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Indonesia replacing Saudi LPG with Iran imports

US Rep. Ilhan Omar (D-MN) (L) talks with Speaker of the House Nancy Pelosi (D-CA) during a rally with fellow Democrats before voting on H.R. 1, or the People Act, on the East Steps of the US Capitol on March 08, 2019 in Washington, DC. (AFP photo)
Iran has been ramping up crude oil production to win back its market share since sanctions.

Indonesia is expecting to increase liquefied petroleum gas (LPG) imports from Iran, director general of oil and gas at the South Asian country’s Energy and Mineral Resources Ministry, Wiratmaja Puja, says.  

“We wish to add the amount of imported LPG from Iran. At a discounted price if possible,” Wiratmaja said.

Indonesia's media reports said the government has been exploring the option since Chief Economic Minister Darmin Nasution’s visited Iran in February.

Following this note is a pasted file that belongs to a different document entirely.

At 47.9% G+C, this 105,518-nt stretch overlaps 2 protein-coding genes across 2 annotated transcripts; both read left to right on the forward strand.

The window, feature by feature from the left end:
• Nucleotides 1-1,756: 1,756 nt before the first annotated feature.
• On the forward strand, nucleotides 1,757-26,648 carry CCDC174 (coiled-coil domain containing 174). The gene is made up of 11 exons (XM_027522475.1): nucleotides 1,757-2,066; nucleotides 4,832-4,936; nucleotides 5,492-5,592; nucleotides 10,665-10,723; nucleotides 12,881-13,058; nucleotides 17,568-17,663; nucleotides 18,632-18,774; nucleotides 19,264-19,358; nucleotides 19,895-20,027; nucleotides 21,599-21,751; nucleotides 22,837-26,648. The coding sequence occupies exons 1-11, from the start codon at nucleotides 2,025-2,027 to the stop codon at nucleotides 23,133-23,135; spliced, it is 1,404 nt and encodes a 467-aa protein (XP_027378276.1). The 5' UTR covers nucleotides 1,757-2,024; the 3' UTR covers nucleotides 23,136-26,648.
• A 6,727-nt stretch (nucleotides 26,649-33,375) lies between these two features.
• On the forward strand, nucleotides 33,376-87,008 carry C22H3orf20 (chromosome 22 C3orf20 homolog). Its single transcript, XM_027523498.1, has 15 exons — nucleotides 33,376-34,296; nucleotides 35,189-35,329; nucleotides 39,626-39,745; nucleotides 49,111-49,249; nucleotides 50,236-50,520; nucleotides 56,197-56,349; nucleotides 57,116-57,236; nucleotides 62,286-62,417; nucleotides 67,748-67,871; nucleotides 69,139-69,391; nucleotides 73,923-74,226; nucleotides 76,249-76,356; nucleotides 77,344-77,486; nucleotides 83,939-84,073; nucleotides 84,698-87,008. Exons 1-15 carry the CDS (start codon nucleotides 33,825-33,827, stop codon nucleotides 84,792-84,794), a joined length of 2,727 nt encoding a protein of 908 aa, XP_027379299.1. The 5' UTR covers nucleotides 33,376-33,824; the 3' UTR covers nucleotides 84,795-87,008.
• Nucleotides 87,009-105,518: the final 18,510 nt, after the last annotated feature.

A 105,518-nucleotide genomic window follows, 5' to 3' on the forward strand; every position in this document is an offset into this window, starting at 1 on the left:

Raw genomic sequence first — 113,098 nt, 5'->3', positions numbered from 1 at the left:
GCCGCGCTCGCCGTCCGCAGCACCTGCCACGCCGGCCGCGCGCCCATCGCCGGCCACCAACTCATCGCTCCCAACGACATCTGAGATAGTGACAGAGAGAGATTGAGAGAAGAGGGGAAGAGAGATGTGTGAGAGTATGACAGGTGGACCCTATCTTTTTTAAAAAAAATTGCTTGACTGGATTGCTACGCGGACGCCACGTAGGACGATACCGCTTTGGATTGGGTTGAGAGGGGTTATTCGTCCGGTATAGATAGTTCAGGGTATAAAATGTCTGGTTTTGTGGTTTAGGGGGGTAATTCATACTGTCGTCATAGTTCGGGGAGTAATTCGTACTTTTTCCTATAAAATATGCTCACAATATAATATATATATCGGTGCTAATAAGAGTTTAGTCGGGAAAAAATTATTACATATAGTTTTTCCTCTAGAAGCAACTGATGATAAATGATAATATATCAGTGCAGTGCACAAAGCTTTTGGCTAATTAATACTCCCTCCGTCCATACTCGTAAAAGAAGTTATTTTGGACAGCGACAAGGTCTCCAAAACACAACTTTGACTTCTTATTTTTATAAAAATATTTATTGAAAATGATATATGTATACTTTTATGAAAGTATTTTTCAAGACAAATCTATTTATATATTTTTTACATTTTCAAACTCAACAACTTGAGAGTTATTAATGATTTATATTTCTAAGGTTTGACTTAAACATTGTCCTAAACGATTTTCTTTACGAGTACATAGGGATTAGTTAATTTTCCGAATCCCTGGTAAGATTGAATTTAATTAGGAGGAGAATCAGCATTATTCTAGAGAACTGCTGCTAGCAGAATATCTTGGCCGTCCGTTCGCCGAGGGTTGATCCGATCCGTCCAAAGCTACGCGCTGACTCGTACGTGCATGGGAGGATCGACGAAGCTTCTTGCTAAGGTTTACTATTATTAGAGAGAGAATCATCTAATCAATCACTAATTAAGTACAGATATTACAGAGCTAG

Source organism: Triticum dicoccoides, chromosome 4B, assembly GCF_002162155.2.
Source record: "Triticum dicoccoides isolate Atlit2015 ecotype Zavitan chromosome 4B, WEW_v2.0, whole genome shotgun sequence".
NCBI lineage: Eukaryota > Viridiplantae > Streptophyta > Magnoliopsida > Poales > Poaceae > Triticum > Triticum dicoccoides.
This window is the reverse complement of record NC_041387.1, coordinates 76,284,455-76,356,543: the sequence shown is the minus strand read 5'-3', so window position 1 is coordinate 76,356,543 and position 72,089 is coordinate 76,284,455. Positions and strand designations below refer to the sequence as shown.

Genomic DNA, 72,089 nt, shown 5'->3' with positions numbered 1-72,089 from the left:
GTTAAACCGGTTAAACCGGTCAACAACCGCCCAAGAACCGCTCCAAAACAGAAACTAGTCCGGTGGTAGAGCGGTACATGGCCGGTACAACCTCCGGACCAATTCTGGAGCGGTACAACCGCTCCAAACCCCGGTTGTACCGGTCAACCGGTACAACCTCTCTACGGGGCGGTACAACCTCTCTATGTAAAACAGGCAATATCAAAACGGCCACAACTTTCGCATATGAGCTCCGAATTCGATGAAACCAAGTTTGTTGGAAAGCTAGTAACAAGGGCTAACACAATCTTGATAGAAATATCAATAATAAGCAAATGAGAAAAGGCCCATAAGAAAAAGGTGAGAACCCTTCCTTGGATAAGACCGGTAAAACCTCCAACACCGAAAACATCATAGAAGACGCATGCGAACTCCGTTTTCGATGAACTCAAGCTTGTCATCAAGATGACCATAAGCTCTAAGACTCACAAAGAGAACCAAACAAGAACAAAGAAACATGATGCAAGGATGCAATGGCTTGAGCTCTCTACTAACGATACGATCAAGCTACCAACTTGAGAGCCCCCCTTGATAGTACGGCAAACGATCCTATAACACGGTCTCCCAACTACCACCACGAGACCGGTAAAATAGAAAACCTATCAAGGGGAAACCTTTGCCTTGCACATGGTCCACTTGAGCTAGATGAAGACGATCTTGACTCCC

Wiratmaja said Indonesia wants to double imports of Iranian LPG from 500,000 tonnes to one million tonnes.  

However, any deal depends on Iran being open to price discounts which state-owned oil and gas company Pertamina is demanding from the Middle Eastern country, he added.  

“On the amount of discount, let Pertamina explain it. I don’t have the capacity to answer,” he said.

Director general of oil and gas at Indonesia's Energy and Mineral Resources Ministry Wiratmaja Puja

Wiratmaja confirmed that increase in LPG imports from would have an impact on the amount of LPG imports from other countries, including Saudi Arabia’s  Aramco.

The minister said Aramco had been notified of the decision during King Salman’s visit to Indonesia as part of his current extravagant tour of Asia.

Wiratmaja declined to reveal Saudi Aramco’s reaction to the potential decrease in LPG import by Indonesia.

Iran has been ramping up crude oil production to win back its market share since sanctions were lifted on the country under a nuclear accord.

The Islamic Republic’s assertive return to the market has undercut Saudi Arabia and other producers in many places.

The kingdom was behind a decision at OPEC to scrap a production ceiling after the West intensified sanctions on the Islamic Republic in 2012. Saudi Arabia and other producers pounced on the occasion to take over Iran’s market share with stepped-up production.

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